Finally I have one question for Dr. Berlinski.  Why don't you go ahead and leave the skeptical place in your views about God and come on over to the team.  He defends theism masterfully, seems to understand the biblical message and spent quite a bit of time in the book making a pretty good case for the theistic arguments.  There is a place for skepticism, in seeing through things.  But as CS Lewis once said, if you see through everything you lose your ability to see.  So I hope Dr. Berlinski would accept that which he seems to have some good knowledge thereof.  That there is a God, who created us in his image, who orders the moral universe and to whom we will give an account. 


Overall, I enjoyed this book quite a bit.  I particularly enjoyed the discussions of various scientific theories as I still remain a huge fan of the scientific enterprise.  This is no anti-science book, but rather a book which will not allow the smuggling of atheistic philosophy into the room by putting a lab coat on its back.  Science is the empirical study of repeatable causes, it is not the sum of all knowledge and human experience.  All of us have some sort of faith commitment from which they launch into daily life. Some trust in the creator, others trust that they themselves will solve every problem and explain away all spiritual reality and every mystery when science is given enough time.  I find such an existence absurd and quite boring.  Science from a theistic perspective is quite fascinating and I commend the young minds of the world to take up science and give glory to God.


Appendix - A few More Berlinski Zingers.

In speaking of the confidence some have in certain quantum mechanical theories, Berlinski again is a bit of a meddler:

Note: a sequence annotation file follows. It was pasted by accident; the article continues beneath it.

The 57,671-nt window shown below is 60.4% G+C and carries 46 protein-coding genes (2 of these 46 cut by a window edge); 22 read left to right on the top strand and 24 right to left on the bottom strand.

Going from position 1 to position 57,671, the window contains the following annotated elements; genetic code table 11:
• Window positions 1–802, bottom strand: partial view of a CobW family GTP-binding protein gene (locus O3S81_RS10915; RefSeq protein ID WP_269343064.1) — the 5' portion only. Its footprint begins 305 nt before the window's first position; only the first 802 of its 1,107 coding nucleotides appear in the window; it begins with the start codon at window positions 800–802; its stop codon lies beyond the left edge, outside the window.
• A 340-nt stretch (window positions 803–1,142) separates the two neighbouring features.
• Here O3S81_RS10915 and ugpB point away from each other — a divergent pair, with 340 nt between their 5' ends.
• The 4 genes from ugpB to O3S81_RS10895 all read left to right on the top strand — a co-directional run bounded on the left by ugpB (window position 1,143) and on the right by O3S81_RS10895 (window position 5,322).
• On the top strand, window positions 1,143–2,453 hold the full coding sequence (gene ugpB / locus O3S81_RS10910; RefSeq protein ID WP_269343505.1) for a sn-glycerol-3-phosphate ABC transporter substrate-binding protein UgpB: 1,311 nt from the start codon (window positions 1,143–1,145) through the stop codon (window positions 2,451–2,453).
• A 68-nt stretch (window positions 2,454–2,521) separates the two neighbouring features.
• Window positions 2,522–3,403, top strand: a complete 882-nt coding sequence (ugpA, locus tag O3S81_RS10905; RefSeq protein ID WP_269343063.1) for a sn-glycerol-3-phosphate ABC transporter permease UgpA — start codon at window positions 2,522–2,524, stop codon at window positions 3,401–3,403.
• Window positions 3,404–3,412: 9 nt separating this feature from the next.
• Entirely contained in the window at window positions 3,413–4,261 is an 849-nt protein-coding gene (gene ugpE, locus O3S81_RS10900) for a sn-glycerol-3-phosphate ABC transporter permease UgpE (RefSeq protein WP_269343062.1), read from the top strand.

It has not, however, explained the connection between the quantum realm and the classical realm. "So long as the wave packet reduction is an essential component [of quantum mechanics]," the physicist John Bell observed, "and so long as we do not know when and how it takes over from the Schrodinger equation, we do not have an exact and unambiguous formulation of our most fundamental physical theory."

If this is so, why is our most fundamental theory fundamental? I'm just asking. (94)

In sticking with the "science functioning for some as a religion" Berlinski actually produces a "Catechism of Quantum Cosmology" which I found ridiculous and wonderful.  Just so you can catechize your own children (found on pp 104, 105)

Q: From what did our universe evolve?
A: Our universe evolved from a much smaller, much emptier, mini-universe. You may think of it as an egg

Q: What was the smaller, emptier universe like?
A: It was a four-dimensional sphere with nothing much inside it. You may think of that as weird

Q: How can a sphere have four dimensions?
A: Asphere may have four dimensions if it has one more dimension than a three-dimensional sphere.  You may think of that as obvious

Q: Does the smaller, emptier universe have a name?
A: The smaller, emptier universe is called a de Sitter universe. You may think of that as about time some one paid attention to de Sitter.

Q: Is there anything else I should know about the smaller, emptier universe?
A: Yes. It represents a solution to Einstein's field equations. You may think of that as a good thing.

Q: Where was the smaller, emptier universe or egg?
A: It was in the place where space as we know it did not exists. You may think of it as a sac.

Q: When was it there?
A: It was there at the time when time as we know it did not exist. You may think of it as a mystery

Q: Where di teh egg come from?
A: The egg did not actually come from anywhere. You may think of this as astonishing.

Q: If the egg did not come from anywhere, how did it get there?
A: The egg got there because the wave function of the universe said it was probable.  You may think of this as a done deal.

Q: How did our universe evolve from the egg?